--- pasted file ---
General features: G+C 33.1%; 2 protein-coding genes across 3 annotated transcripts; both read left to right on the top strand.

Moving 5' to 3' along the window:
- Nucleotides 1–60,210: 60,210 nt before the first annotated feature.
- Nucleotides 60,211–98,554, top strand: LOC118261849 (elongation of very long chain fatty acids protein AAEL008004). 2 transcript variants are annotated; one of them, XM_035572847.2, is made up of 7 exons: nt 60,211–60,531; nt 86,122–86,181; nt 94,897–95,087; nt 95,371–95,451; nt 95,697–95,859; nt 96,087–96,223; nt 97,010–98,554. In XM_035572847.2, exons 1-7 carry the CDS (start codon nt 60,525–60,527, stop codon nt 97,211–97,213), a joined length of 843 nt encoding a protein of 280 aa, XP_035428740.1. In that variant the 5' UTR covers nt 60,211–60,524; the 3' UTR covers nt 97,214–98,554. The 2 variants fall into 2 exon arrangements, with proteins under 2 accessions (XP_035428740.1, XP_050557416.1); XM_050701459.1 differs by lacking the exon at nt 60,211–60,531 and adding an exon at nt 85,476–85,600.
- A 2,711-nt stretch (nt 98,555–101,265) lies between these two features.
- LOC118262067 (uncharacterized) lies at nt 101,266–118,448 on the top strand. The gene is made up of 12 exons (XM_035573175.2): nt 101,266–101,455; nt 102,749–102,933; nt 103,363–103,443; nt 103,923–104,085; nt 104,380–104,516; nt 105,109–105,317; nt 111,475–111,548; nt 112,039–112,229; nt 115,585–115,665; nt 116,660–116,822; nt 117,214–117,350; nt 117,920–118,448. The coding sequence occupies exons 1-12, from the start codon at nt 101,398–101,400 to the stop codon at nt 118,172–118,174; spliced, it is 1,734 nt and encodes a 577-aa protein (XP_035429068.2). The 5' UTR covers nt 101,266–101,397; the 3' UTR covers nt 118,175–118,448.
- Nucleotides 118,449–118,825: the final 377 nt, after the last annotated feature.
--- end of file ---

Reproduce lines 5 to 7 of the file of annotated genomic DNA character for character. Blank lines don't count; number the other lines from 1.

- A 2,711-nt stretch (nt 98,555–101,265) lies between these two features.
- LOC118262067 (uncharacterized) lies at nt 101,266–118,448 on the top strand. The gene is made up of 12 exons (XM_035573175.2): nt 101,266–101,455; nt 102,749–102,933; nt 103,363–103,443; nt 103,923–104,085; nt 104,380–104,516; nt 105,109–105,317; nt 111,475–111,548; nt 112,039–112,229; nt 115,585–115,665; nt 116,660–116,822; nt 117,214–117,350; nt 117,920–118,448. The coding sequence occupies exons 1-12, from the start codon at nt 101,398–101,400 to the stop codon at nt 118,172–118,174; spliced, it is 1,734 nt and encodes a 577-aa protein (XP_035429068.2). The 5' UTR covers nt 101,266–101,397; the 3' UTR covers nt 118,175–118,448.
- Nucleotides 118,449–118,825: the final 377 nt, after the last annotated feature.